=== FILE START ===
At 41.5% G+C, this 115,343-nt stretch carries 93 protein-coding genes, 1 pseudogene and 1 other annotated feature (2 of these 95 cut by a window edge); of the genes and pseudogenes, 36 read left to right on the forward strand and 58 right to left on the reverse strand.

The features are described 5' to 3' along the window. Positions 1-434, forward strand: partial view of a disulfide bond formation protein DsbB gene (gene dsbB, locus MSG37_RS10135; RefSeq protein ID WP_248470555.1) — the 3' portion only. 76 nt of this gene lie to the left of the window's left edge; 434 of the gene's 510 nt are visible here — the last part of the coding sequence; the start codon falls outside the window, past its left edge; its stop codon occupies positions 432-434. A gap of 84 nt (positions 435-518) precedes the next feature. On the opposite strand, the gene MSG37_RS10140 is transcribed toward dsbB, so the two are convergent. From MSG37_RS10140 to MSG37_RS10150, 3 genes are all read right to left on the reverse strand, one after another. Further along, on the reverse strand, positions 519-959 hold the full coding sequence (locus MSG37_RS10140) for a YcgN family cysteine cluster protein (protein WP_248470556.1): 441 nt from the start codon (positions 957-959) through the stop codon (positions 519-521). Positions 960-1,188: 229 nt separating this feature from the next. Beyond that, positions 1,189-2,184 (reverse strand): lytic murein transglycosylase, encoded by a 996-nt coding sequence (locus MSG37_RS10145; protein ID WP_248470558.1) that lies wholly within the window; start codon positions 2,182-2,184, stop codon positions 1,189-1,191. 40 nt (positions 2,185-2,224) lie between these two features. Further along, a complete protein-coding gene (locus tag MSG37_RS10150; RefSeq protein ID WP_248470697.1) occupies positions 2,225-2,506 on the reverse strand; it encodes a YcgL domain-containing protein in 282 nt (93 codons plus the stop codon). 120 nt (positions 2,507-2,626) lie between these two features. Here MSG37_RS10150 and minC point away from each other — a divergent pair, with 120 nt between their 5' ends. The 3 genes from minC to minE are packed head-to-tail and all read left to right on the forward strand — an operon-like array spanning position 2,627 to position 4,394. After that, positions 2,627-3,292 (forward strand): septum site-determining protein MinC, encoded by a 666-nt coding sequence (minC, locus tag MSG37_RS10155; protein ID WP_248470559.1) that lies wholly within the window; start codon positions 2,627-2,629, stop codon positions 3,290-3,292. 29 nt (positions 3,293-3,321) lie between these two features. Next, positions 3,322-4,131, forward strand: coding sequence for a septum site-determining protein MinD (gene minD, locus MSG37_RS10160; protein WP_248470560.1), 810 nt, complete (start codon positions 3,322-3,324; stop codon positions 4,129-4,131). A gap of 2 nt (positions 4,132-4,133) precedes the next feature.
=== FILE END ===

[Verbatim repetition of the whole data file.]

At 41.5% G+C, this 115,343-nt stretch carries 93 protein-coding genes, 1 pseudogene and 1 other annotated feature (2 of these 95 cut by a window edge); of the genes and pseudogenes, 36 read left to right on the forward strand and 58 right to left on the reverse strand.

The features are described 5' to 3' along the window. Positions 1-434, forward strand: partial view of a disulfide bond formation protein DsbB gene (gene dsbB, locus MSG37_RS10135; RefSeq protein ID WP_248470555.1) — the 3' portion only. 76 nt of this gene lie to the left of the window's left edge; 434 of the gene's 510 nt are visible here — the last part of the coding sequence; the start codon falls outside the window, past its left edge; its stop codon occupies positions 432-434. A gap of 84 nt (positions 435-518) precedes the next feature. On the opposite strand, the gene MSG37_RS10140 is transcribed toward dsbB, so the two are convergent. From MSG37_RS10140 to MSG37_RS10150, 3 genes are all read right to left on the reverse strand, one after another. Further along, on the reverse strand, positions 519-959 hold the full coding sequence (locus MSG37_RS10140) for a YcgN family cysteine cluster protein (protein WP_248470556.1): 441 nt from the start codon (positions 957-959) through the stop codon (positions 519-521). Positions 960-1,188: 229 nt separating this feature from the next. Beyond that, positions 1,189-2,184 (reverse strand): lytic murein transglycosylase, encoded by a 996-nt coding sequence (locus MSG37_RS10145; protein ID WP_248470558.1) that lies wholly within the window; start codon positions 2,182-2,184, stop codon positions 1,189-1,191. 40 nt (positions 2,185-2,224) lie between these two features. Further along, a complete protein-coding gene (locus tag MSG37_RS10150; RefSeq protein ID WP_248470697.1) occupies positions 2,225-2,506 on the reverse strand; it encodes a YcgL domain-containing protein in 282 nt (93 codons plus the stop codon). 120 nt (positions 2,507-2,626) lie between these two features. Here MSG37_RS10150 and minC point away from each other — a divergent pair, with 120 nt between their 5' ends. The 3 genes from minC to minE are packed head-to-tail and all read left to right on the forward strand — an operon-like array spanning position 2,627 to position 4,394. After that, positions 2,627-3,292 (forward strand): septum site-determining protein MinC, encoded by a 666-nt coding sequence (minC, locus tag MSG37_RS10155; protein ID WP_248470559.1) that lies wholly within the window; start codon positions 2,627-2,629, stop codon positions 3,290-3,292. 29 nt (positions 3,293-3,321) lie between these two features. Next, positions 3,322-4,131, forward strand: coding sequence for a septum site-determining protein MinD (gene minD, locus MSG37_RS10160; protein WP_248470560.1), 810 nt, complete (start codon positions 3,322-3,324; stop codon positions 4,129-4,131). A gap of 2 nt (positions 4,132-4,133) precedes the next feature.